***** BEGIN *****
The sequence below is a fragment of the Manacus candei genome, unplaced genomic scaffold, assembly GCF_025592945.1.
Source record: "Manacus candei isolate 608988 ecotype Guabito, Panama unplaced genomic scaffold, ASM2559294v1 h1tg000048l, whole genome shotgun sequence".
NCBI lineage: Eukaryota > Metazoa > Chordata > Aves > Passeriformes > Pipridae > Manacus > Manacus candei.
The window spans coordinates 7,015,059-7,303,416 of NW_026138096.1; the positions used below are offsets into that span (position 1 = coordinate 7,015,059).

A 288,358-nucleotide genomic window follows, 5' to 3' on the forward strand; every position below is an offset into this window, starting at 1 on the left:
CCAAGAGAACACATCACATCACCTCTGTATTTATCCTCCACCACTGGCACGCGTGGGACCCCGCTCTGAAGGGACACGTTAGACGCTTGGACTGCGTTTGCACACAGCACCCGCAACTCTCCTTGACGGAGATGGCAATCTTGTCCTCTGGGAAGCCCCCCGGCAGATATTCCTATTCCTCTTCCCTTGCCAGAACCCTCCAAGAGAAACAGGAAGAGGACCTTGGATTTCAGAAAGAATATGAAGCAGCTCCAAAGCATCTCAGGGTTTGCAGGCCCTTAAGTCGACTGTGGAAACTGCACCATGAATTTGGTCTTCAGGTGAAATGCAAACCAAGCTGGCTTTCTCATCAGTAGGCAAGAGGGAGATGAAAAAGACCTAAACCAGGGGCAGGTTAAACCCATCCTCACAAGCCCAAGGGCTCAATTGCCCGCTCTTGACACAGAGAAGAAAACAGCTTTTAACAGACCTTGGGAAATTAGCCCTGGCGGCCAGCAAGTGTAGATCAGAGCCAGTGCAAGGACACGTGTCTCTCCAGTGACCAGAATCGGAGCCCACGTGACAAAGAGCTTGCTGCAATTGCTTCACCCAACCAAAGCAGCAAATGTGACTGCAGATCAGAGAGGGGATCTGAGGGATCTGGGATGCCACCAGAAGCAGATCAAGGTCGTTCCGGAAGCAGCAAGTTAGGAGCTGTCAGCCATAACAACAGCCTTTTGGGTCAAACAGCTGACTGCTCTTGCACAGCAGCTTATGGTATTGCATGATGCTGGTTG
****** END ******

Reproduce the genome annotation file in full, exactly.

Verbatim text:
The sequence below is a fragment of the Manacus candei genome, unplaced genomic scaffold, assembly GCF_025592945.1.
Source record: "Manacus candei isolate 608988 ecotype Guabito, Panama unplaced genomic scaffold, ASM2559294v1 h1tg000048l, whole genome shotgun sequence".
NCBI lineage: Eukaryota > Metazoa > Chordata > Aves > Passeriformes > Pipridae > Manacus > Manacus candei.
The window spans coordinates 7,015,059-7,303,416 of NW_026138096.1; the positions used below are offsets into that span (position 1 = coordinate 7,015,059).

A 288,358-nucleotide genomic window follows, 5' to 3' on the forward strand; every position below is an offset into this window, starting at 1 on the left:
CCAAGAGAACACATCACATCACCTCTGTATTTATCCTCCACCACTGGCACGCGTGGGACCCCGCTCTGAAGGGACACGTTAGACGCTTGGACTGCGTTTGCACACAGCACCCGCAACTCTCCTTGACGGAGATGGCAATCTTGTCCTCTGGGAAGCCCCCCGGCAGATATTCCTATTCCTCTTCCCTTGCCAGAACCCTCCAAGAGAAACAGGAAGAGGACCTTGGATTTCAGAAAGAATATGAAGCAGCTCCAAAGCATCTCAGGGTTTGCAGGCCCTTAAGTCGACTGTGGAAACTGCACCATGAATTTGGTCTTCAGGTGAAATGCAAACCAAGCTGGCTTTCTCATCAGTAGGCAAGAGGGAGATGAAAAAGACCTAAACCAGGGGCAGGTTAAACCCATCCTCACAAGCCCAAGGGCTCAATTGCCCGCTCTTGACACAGAGAAGAAAACAGCTTTTAACAGACCTTGGGAAATTAGCCCTGGCGGCCAGCAAGTGTAGATCAGAGCCAGTGCAAGGACACGTGTCTCTCCAGTGACCAGAATCGGAGCCCACGTGACAAAGAGCTTGCTGCAATTGCTTCACCCAACCAAAGCAGCAAATGTGACTGCAGATCAGAGAGGGGATCTGAGGGATCTGGGATGCCACCAGAAGCAGATCAAGGTCGTTCCGGAAGCAGCAAGTTAGGAGCTGTCAGCCATAACAACAGCCTTTTGGGTCAAACAGCTGACTGCTCTTGCACAGCAGCTTATGGTATTGCATGATGCTGGTTG